Sunday, August 21, 2016

A Monument to Risky Play

Last week my family visited The City Museum
in St. Louis, Missouri. The City Museum isn’t so much a museum in the traditional sense (although they have a great display of architectural artifacts). In the words of its website, the City Museum is “an eclectic mixture of children’s playground, funhouse, surrealistic pavilion, and architectural marvel made out of unique, found objects.” From a child’s perspective, it’s a huge, challenging playground made out of really cool stuff.

The cool stuff is salvaged and “found” materials, welded together to make extraordinary climbing apparatus. Indoors, there are multiple levels of artificial caves including child size tunnels to disappear into out of adult reach. Outdoors there are spiral cage like tunnels and slides connecting junked airplanes, cranes, and buses, all dozens of feet in the air. On the roof, ten stories up, are even more of these spiral tunnels and huge slides, suspending you literally a hundred feet over the city.

On first look, this seems like the very definition of risky play, as children explore, discover, and push themselves to figure out ways to complete physical challenges of their own making. But as I watched children wind through the tunnels, it occurred to me that much of the risk is perceived risk not actual risk. Much like an amusement park, it’s thrilling to be a hundred feet off the ground. But completely surrounded by a steel cage, there isn’t any actual risk or danger. The environment is created to challenge children physically and imaginatively, while protecting them from getting hurt.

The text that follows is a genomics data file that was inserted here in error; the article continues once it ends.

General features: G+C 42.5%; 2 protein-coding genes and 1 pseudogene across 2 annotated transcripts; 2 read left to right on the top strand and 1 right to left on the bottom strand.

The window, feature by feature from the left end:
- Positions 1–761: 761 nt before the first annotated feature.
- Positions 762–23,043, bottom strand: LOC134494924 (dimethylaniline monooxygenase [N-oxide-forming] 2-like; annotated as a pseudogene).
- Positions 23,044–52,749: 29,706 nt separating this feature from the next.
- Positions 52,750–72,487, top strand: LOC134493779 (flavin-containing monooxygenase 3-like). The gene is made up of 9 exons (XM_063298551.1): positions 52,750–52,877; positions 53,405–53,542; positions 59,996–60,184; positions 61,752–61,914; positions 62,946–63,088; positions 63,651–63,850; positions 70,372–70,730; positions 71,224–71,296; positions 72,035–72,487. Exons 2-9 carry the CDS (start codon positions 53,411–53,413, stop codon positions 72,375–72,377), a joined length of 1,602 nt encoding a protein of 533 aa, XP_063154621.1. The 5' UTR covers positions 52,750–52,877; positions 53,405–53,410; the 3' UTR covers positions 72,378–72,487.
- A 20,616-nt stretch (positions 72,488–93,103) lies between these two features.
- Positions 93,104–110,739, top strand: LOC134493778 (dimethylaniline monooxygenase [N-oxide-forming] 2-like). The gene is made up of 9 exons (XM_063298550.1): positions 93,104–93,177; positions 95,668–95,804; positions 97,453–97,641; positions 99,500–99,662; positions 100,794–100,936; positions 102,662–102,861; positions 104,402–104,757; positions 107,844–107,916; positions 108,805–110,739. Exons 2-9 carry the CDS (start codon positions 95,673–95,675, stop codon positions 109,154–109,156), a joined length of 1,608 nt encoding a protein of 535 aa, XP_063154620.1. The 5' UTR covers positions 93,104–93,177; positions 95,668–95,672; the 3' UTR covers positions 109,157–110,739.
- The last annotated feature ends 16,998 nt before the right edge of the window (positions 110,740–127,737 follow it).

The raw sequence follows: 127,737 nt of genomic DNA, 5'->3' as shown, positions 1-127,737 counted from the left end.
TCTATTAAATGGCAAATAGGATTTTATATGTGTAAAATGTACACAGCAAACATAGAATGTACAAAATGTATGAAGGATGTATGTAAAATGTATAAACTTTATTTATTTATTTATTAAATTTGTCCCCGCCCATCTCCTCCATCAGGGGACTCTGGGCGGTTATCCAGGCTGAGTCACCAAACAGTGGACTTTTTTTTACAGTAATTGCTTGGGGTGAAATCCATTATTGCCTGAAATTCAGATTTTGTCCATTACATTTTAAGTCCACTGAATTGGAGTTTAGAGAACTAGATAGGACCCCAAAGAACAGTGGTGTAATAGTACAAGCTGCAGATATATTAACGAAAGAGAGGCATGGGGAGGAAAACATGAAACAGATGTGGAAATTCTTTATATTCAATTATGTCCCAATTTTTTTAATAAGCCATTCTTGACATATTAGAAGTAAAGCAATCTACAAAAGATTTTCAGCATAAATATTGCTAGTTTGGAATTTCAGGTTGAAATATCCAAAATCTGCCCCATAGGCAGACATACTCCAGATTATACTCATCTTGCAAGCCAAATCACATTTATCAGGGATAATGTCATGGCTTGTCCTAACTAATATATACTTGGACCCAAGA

Not that no one will get hurt. I saw children spill over and bump heads and elbows coming down the slide, or scratch a knee on the edge of a ladder, or get hit in the face by a rubber ball in the ball pit. But part of the nature of risky play is learning to distinguish between levels of risk. Physical challenges involve the risk of a scrape or a bruise, but to raise resilient, competent children, we need to teach them the difference between a puncture wound and a bruise. We need to teach children that exploring challenges and new situations is worth the risk of a minor hurt, whether physical or emotional. And we need to teach children how to respond appropriately to that hurt. A bumped knee, a scratched elbow are something we can recover from, and the play is often worth the risk.

Saturday, August 6, 2016

To Smock or Not To Smock

This week I presented a workshop called “Planning Purposeful Play”, all about how to set up classroom environments and present materials in ways that encourage children's engagement in intentional, purposeful activities. My presentation included a slide show of different materials and play scenes from my classroom, and in both sessions, participants mentioned that they noticed that most of the children in the photos weren’t wearing smocks.

I hadn’t really thought about this until they pointed it out. I’ve worked at programs that require smocks and ones that don’t. I’ve worked with teachers who require smocks for any art or sensory activity, and ones who only require smocks for things that can wet or stain clothing. I’ve visited schools where there are no smocks at all, so whether or not to wear them isn’t even an option. In my own classroom, I’ve tended to lean toward encouraging smocks but not requiring them. So, what do I say to workshop participants who want to know my view on smocks?

It depends.